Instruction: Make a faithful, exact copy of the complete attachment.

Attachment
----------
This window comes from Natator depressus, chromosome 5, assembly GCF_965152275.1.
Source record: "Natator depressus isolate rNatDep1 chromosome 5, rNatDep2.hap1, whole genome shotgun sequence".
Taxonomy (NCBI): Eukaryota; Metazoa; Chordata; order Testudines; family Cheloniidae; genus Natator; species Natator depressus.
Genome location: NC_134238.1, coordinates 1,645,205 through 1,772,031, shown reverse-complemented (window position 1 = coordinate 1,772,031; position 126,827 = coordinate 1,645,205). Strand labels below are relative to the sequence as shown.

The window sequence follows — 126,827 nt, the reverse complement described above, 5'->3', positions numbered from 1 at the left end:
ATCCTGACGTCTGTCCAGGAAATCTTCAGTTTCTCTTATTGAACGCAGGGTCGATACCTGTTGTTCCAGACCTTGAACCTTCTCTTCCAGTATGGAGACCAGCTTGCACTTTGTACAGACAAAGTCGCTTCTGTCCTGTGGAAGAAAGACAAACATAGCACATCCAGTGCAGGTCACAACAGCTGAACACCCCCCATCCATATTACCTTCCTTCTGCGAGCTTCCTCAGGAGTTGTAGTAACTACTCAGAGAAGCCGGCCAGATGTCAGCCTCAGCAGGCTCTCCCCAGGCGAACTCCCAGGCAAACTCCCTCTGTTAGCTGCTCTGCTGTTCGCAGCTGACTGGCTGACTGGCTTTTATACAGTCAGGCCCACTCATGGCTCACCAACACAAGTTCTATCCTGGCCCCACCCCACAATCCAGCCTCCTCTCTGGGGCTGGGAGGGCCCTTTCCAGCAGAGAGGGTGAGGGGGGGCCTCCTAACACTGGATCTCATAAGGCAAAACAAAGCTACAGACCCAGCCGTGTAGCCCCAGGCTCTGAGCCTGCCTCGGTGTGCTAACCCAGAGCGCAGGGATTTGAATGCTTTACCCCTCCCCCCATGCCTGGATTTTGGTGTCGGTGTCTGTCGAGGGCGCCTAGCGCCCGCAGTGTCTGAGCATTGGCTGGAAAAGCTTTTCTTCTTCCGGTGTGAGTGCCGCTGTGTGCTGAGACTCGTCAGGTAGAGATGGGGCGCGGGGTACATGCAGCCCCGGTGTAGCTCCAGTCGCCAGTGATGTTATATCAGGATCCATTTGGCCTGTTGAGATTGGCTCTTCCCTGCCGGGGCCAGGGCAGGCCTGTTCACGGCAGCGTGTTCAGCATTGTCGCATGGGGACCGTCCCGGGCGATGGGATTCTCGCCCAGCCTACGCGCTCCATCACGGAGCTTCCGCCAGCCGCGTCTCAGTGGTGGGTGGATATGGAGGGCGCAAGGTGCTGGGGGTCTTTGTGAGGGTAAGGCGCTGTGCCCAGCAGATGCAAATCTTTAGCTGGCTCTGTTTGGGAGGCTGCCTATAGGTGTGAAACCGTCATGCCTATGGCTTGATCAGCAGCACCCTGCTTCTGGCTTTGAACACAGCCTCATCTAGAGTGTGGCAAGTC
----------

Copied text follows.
This window comes from Natator depressus, chromosome 5, assembly GCF_965152275.1.
Source record: "Natator depressus isolate rNatDep1 chromosome 5, rNatDep2.hap1, whole genome shotgun sequence".
Taxonomy (NCBI): Eukaryota; Metazoa; Chordata; order Testudines; family Cheloniidae; genus Natator; species Natator depressus.
Genome location: NC_134238.1, coordinates 1,645,205 through 1,772,031, shown reverse-complemented (window position 1 = coordinate 1,772,031; position 126,827 = coordinate 1,645,205). Strand labels below are relative to the sequence as shown.

The window sequence follows — 126,827 nt, the reverse complement described above, 5'->3', positions numbered from 1 at the left end:
ATCCTGACGTCTGTCCAGGAAATCTTCAGTTTCTCTTATTGAACGCAGGGTCGATACCTGTTGTTCCAGACCTTGAACCTTCTCTTCCAGTATGGAGACCAGCTTGCACTTTGTACAGACAAAGTCGCTTCTGTCCTGTGGAAGAAAGACAAACATAGCACATCCAGTGCAGGTCACAACAGCTGAACACCCCCCATCCATATTACCTTCCTTCTGCGAGCTTCCTCAGGAGTTGTAGTAACTACTCAGAGAAGCCGGCCAGATGTCAGCCTCAGCAGGCTCTCCCCAGGCGAACTCCCAGGCAAACTCCCTCTGTTAGCTGCTCTGCTGTTCGCAGCTGACTGGCTGACTGGCTTTTATACAGTCAGGCCCACTCATGGCTCACCAACACAAGTTCTATCCTGGCCCCACCCCACAATCCAGCCTCCTCTCTGGGGCTGGGAGGGCCCTTTCCAGCAGAGAGGGTGAGGGGGGGCCTCCTAACACTGGATCTCATAAGGCAAAACAAAGCTACAGACCCAGCCGTGTAGCCCCAGGCTCTGAGCCTGCCTCGGTGTGCTAACCCAGAGCGCAGGGATTTGAATGCTTTACCCCTCCCCCCATGCCTGGATTTTGGTGTCGGTGTCTGTCGAGGGCGCCTAGCGCCCGCAGTGTCTGAGCATTGGCTGGAAAAGCTTTTCTTCTTCCGGTGTGAGTGCCGCTGTGTGCTGAGACTCGTCAGGTAGAGATGGGGCGCGGGGTACATGCAGCCCCGGTGTAGCTCCAGTCGCCAGTGATGTTATATCAGGATCCATTTGGCCTGTTGAGATTGGCTCTTCCCTGCCGGGGCCAGGGCAGGCCTGTTCACGGCAGCGTGTTCAGCATTGTCGCATGGGGACCGTCCCGGGCGATGGGATTCTCGCCCAGCCTACGCGCTCCATCACGGAGCTTCCGCCAGCCGCGTCTCAGTGGTGGGTGGATATGGAGGGCGCAAGGTGCTGGGGGTCTTTGTGAGGGTAAGGCGCTGTGCCCAGCAGATGCAAATCTTTAGCTGGCTCTGTTTGGGAGGCTGCCTATAGGTGTGAAACCGTCATGCCTATGGCTTGATCAGCAGCACCCTGCTTCTGGCTTTGAACACAGCCTCATCTAGAGTGTGGCAAGTC